Mapping Vulnerability to Natural Hazards in Mondulkiri

Publisher: 
International Organization for Migration
Type de publication: 
Status: 
Free
Langue de la publication: 
Français
Pays : 
Cambodia
Year of Publication: 
2009

Download the publication

Cambodia is one of the most disaster-prone countries in Southeast Asia, as it faces the risks of multiple forms of hazards compounded by communities with low adaptive capacity. The percentage of the country’s population affected by natural disasters annually is significant, leaving the livelihoods, security and well-being of villagers exposed to risk throughout the year.

Mondulkiri is the largest province of Cambodia, and is characterized as remote, rugged and diverse in natural resources. The province has become increasingly important to the economic development of Cambodia, and its location in the North-East section of the country, bordered by Viet Nam and Lao PDR, also makes it of interest to international partners in trade. Recently, the integrity of Mondulkiri’s resources has been threatened by rampant logging and mining activities, leaving the landscape of the province fragmented. The communities that live in the province, mainly comprised of ethnic minorities and indigenous groups, are strongly reliant upon these resources, making these villages increasingly vulnerable to the impacts of more frequent hazards and further environmental degradation.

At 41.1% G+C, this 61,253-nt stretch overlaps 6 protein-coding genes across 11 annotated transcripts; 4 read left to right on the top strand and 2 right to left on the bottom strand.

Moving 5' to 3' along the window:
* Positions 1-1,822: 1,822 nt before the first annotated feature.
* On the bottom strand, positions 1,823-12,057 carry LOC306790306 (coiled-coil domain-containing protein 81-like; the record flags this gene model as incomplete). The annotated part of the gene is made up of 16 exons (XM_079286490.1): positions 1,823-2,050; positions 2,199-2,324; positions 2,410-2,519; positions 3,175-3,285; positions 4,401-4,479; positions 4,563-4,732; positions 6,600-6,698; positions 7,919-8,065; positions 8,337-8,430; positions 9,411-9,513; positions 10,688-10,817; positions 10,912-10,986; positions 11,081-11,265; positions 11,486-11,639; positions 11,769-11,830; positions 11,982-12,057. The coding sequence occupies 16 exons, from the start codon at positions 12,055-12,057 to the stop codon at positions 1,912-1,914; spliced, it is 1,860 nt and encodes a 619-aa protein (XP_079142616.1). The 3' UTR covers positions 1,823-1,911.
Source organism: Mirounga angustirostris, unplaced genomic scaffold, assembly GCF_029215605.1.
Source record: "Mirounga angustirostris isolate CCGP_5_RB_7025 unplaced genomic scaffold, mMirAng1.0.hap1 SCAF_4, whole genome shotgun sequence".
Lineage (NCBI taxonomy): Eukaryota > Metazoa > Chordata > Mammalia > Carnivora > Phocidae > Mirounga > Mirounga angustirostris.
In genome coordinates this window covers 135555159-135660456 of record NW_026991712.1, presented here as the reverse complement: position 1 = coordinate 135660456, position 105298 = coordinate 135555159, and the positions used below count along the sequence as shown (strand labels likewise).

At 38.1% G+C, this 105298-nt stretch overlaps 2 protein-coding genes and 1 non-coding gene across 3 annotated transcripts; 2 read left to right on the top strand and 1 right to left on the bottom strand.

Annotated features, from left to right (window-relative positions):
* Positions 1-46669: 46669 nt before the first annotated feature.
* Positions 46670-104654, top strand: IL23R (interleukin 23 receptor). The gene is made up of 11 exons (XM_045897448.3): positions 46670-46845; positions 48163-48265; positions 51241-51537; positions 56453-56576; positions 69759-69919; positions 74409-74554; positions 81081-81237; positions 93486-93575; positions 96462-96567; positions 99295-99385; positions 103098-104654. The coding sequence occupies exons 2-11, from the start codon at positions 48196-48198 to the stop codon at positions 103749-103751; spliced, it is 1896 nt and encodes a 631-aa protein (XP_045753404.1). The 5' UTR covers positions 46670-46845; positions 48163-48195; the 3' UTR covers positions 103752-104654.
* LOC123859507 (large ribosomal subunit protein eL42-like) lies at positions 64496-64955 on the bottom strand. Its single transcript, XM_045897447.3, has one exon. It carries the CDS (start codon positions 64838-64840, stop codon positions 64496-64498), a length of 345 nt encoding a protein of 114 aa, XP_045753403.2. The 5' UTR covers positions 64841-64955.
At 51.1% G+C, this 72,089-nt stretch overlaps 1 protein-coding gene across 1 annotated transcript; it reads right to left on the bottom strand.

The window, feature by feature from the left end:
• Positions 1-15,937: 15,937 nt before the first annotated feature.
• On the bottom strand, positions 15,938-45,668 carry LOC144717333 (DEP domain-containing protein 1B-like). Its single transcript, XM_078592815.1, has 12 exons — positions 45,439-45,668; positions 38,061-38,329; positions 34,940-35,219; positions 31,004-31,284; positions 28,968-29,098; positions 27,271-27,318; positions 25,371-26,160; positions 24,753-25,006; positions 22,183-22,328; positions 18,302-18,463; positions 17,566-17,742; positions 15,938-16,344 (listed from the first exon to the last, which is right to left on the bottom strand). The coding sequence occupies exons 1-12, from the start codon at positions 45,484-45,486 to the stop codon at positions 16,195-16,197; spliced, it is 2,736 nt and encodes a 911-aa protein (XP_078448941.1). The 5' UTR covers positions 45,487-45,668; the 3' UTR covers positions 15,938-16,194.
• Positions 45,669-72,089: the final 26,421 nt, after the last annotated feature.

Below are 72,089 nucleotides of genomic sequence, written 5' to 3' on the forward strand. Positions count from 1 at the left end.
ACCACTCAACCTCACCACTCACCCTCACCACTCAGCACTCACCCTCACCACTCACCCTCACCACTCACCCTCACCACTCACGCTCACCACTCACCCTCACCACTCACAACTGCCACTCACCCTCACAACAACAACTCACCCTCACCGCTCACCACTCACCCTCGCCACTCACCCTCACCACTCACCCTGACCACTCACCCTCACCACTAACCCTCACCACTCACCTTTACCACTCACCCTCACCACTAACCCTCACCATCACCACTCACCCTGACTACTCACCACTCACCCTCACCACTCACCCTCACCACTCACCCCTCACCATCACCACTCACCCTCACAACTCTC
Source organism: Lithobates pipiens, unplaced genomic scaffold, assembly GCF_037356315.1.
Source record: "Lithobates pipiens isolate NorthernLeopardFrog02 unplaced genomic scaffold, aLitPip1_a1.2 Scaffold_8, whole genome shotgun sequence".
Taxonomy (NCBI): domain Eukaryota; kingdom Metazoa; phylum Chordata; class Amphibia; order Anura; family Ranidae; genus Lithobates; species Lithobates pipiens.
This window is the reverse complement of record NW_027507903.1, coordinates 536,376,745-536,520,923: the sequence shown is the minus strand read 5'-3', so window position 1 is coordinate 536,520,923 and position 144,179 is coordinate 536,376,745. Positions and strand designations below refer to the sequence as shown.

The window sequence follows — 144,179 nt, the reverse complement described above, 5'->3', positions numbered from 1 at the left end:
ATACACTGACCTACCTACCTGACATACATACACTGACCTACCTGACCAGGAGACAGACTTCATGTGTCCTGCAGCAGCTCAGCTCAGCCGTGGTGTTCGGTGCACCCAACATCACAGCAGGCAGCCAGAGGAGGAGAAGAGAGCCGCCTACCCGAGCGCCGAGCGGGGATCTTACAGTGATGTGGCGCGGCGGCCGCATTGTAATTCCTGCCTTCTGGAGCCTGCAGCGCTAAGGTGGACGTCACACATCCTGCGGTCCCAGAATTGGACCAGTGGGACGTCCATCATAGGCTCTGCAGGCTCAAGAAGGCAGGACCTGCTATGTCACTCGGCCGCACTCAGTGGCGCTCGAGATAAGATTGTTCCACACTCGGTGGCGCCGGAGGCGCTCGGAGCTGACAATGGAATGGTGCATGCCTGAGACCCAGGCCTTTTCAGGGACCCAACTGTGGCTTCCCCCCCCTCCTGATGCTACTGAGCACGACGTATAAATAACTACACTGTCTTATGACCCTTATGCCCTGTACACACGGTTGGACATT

Though rich in tradition and heritage, shifts in both the political and physical climate of Cambodia have had strong impacts on the lives of indigenous populations. Facing changes in the way they can access and use resources which have been central to their livelihoods, these communities have continued to be marginalized by decisions which have been made regarding developments in the management of provincial forests and other natural assets. The recent implementation of policies and laws promoting sustainable resource management practices and disaster risk reduction (DRR) efforts, however, have the potential to positively include these communities in decisions which impact their well-being. These institutional initiatives are further supported by the current context of decentralization reforms and the distribution of mandates at the sub-national and community levels now on-going in Cambodia.